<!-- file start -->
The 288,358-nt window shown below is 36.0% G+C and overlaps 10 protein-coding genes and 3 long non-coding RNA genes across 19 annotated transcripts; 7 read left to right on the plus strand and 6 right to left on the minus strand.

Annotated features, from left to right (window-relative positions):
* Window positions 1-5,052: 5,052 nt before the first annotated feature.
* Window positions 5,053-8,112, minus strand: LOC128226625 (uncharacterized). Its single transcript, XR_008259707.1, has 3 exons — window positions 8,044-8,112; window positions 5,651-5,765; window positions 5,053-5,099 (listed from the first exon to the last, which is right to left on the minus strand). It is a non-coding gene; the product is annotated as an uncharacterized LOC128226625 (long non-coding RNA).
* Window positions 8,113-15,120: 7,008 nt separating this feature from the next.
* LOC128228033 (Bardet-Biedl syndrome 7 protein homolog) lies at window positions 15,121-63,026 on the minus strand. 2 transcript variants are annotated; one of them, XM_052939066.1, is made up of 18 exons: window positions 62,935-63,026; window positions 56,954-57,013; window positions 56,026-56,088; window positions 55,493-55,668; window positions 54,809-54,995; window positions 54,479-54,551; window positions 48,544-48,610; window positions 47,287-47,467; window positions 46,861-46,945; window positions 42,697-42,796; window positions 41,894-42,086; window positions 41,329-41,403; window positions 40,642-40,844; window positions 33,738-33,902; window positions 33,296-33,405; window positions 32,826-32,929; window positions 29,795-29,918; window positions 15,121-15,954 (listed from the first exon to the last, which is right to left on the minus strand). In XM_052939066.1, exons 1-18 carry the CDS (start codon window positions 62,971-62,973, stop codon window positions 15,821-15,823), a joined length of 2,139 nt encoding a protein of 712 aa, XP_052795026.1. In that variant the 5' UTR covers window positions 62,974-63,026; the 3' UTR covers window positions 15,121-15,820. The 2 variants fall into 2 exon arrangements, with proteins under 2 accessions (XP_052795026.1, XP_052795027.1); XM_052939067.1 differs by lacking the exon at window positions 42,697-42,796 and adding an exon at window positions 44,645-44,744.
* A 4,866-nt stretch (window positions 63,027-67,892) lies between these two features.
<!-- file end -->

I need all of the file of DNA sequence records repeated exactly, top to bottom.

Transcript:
The 288,358-nt window shown below is 36.0% G+C and overlaps 10 protein-coding genes and 3 long non-coding RNA genes across 19 annotated transcripts; 7 read left to right on the plus strand and 6 right to left on the minus strand.

Annotated features, from left to right (window-relative positions):
* Window positions 1-5,052: 5,052 nt before the first annotated feature.
* Window positions 5,053-8,112, minus strand: LOC128226625 (uncharacterized). Its single transcript, XR_008259707.1, has 3 exons — window positions 8,044-8,112; window positions 5,651-5,765; window positions 5,053-5,099 (listed from the first exon to the last, which is right to left on the minus strand). It is a non-coding gene; the product is annotated as an uncharacterized LOC128226625 (long non-coding RNA).
* Window positions 8,113-15,120: 7,008 nt separating this feature from the next.
* LOC128228033 (Bardet-Biedl syndrome 7 protein homolog) lies at window positions 15,121-63,026 on the minus strand. 2 transcript variants are annotated; one of them, XM_052939066.1, is made up of 18 exons: window positions 62,935-63,026; window positions 56,954-57,013; window positions 56,026-56,088; window positions 55,493-55,668; window positions 54,809-54,995; window positions 54,479-54,551; window positions 48,544-48,610; window positions 47,287-47,467; window positions 46,861-46,945; window positions 42,697-42,796; window positions 41,894-42,086; window positions 41,329-41,403; window positions 40,642-40,844; window positions 33,738-33,902; window positions 33,296-33,405; window positions 32,826-32,929; window positions 29,795-29,918; window positions 15,121-15,954 (listed from the first exon to the last, which is right to left on the minus strand). In XM_052939066.1, exons 1-18 carry the CDS (start codon window positions 62,971-62,973, stop codon window positions 15,821-15,823), a joined length of 2,139 nt encoding a protein of 712 aa, XP_052795026.1. In that variant the 5' UTR covers window positions 62,974-63,026; the 3' UTR covers window positions 15,121-15,820. The 2 variants fall into 2 exon arrangements, with proteins under 2 accessions (XP_052795026.1, XP_052795027.1); XM_052939067.1 differs by lacking the exon at window positions 42,697-42,796 and adding an exon at window positions 44,645-44,744.
* A 4,866-nt stretch (window positions 63,027-67,892) lies between these two features.